In Q1 and Q2 2008 (see respective conference call transcripts: Q1 and Q2), Helix beat analysts estimates by 11.3% and 10.3% respectively on the bottom line.  Owen Kratz has highlighted a few objectives for 2008 and 2009, one of which includes lowering the tax rate.  Helix in the recent past was taxed at rates over 42% and it is not a stretch to see this rate come down to a level that would be in the mid-30s.

Future Outlook

Into the future, Helix is going to revert to what they do best, high-end niche servicing.  This does not mean that the exploration and production side of the business will be thrown away; it will just no longer be the focus.  Service revenues are much more stable and should provide less volatility for the stockholders. 

In regards to the E&P side of the business, Helix has been famous for hedging large portions of their production to lock in sizeable returns for their shareholders.  This method limits extremely high upside but it also protects against the downside that befalls far too many small and mid cap E&P companies.  I would expect Helix to either spin-off or sell their E&P business within the next year and a half in order to make sure they can focus on their core competency of energy services.  This could provide a lucrative investment opportunity for shareholders if they own the stock prior to this announcement. I find it very unlikely that Helix will spin off this business in the near future because it is improbable they will be able to get a nice premium at this low point in the market cycle.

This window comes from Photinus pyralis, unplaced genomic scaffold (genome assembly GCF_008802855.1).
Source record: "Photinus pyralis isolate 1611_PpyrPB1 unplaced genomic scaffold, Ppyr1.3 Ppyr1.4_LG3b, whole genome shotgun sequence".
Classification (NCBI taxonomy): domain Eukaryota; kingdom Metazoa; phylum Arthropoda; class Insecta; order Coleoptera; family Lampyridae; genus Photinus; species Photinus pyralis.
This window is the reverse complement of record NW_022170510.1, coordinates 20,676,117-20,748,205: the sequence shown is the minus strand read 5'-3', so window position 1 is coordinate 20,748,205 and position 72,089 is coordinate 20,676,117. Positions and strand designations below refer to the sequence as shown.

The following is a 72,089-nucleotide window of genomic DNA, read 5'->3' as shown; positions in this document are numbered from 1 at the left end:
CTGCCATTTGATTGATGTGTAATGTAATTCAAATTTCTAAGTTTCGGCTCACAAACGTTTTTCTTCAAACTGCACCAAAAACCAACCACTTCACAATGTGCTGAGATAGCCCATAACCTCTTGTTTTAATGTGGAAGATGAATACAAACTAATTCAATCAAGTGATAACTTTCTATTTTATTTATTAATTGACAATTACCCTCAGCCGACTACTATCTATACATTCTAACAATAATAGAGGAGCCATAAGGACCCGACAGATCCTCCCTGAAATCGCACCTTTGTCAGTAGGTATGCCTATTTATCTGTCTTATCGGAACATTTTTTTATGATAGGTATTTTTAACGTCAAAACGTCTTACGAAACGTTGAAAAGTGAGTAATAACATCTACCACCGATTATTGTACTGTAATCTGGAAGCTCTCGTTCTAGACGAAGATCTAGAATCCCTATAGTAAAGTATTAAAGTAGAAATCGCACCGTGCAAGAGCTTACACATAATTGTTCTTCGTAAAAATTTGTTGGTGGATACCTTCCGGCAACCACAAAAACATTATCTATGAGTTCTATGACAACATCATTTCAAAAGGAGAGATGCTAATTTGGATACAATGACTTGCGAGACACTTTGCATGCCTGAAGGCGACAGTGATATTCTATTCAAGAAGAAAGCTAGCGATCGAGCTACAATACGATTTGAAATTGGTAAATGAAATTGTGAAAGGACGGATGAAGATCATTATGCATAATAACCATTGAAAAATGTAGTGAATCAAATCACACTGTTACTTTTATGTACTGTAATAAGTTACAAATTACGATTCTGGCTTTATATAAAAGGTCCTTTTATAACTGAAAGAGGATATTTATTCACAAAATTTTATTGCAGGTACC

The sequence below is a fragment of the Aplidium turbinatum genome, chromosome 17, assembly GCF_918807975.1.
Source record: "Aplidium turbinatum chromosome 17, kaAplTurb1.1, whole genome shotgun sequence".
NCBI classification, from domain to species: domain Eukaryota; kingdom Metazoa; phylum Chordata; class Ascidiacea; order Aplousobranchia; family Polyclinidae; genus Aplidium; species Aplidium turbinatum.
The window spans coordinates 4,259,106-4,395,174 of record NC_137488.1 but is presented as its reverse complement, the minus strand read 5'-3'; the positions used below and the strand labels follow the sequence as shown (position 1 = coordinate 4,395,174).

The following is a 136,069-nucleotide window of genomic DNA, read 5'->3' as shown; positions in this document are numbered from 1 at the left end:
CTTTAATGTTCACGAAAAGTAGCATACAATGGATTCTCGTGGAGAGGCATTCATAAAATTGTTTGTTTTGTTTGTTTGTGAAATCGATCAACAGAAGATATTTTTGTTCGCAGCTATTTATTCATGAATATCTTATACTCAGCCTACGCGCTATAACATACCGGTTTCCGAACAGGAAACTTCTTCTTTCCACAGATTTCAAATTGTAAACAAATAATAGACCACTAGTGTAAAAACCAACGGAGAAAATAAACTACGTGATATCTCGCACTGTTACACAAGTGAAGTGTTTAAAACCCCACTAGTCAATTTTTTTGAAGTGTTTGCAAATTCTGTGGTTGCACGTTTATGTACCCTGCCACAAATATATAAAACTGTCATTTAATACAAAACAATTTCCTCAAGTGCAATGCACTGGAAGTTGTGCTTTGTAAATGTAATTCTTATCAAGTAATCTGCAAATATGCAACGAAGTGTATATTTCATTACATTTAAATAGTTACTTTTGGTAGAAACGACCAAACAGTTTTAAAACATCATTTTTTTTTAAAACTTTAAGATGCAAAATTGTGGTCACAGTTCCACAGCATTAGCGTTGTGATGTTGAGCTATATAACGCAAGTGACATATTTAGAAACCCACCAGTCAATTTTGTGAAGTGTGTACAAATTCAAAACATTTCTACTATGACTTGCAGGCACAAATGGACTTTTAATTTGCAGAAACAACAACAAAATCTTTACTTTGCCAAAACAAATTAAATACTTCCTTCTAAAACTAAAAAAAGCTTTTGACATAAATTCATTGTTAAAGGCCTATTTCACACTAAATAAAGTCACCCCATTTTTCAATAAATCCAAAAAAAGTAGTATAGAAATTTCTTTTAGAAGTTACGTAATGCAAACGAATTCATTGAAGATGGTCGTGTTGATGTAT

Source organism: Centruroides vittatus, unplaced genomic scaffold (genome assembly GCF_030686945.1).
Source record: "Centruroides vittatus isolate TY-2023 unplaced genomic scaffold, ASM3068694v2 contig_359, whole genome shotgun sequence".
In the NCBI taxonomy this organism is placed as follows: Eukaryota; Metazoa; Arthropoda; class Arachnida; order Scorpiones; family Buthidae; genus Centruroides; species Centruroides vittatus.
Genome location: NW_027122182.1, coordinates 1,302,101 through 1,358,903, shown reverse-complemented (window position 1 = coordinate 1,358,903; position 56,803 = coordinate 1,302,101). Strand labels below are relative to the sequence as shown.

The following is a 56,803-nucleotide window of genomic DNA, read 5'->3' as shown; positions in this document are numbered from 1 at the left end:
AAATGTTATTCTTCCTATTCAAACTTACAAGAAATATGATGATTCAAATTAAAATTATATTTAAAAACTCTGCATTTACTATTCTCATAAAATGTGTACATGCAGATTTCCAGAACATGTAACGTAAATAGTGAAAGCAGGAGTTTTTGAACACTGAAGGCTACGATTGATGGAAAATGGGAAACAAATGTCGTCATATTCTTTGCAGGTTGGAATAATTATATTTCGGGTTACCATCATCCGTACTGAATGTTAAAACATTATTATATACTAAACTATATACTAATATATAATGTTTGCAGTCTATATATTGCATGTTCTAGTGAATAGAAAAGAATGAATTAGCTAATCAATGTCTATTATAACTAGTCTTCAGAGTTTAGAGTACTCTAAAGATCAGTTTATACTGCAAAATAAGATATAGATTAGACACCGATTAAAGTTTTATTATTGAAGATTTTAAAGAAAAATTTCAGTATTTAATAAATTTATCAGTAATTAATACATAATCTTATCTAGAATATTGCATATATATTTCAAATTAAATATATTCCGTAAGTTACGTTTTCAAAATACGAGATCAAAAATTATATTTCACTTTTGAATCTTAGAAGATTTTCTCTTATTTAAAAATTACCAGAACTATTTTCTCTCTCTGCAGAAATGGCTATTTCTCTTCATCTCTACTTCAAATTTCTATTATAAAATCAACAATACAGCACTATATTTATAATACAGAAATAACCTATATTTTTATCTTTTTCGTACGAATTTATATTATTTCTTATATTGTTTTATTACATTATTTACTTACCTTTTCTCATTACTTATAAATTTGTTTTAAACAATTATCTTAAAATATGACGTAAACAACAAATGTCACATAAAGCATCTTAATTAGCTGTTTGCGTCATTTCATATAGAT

Owen Kratz, in his recent presentation to Lehman Brothers (LEH), has stated that 2009 will also be a year in which Helix focuses on reducing debt and engaging in more deepwater service activities. 

Helix has an extremely bright future as companies that extract energy offshore will need their services to complete their exploration and production.

Disclosure: The author is long HLX, the author’s family is long HLX, and the mutual fund the author manages is long HLX.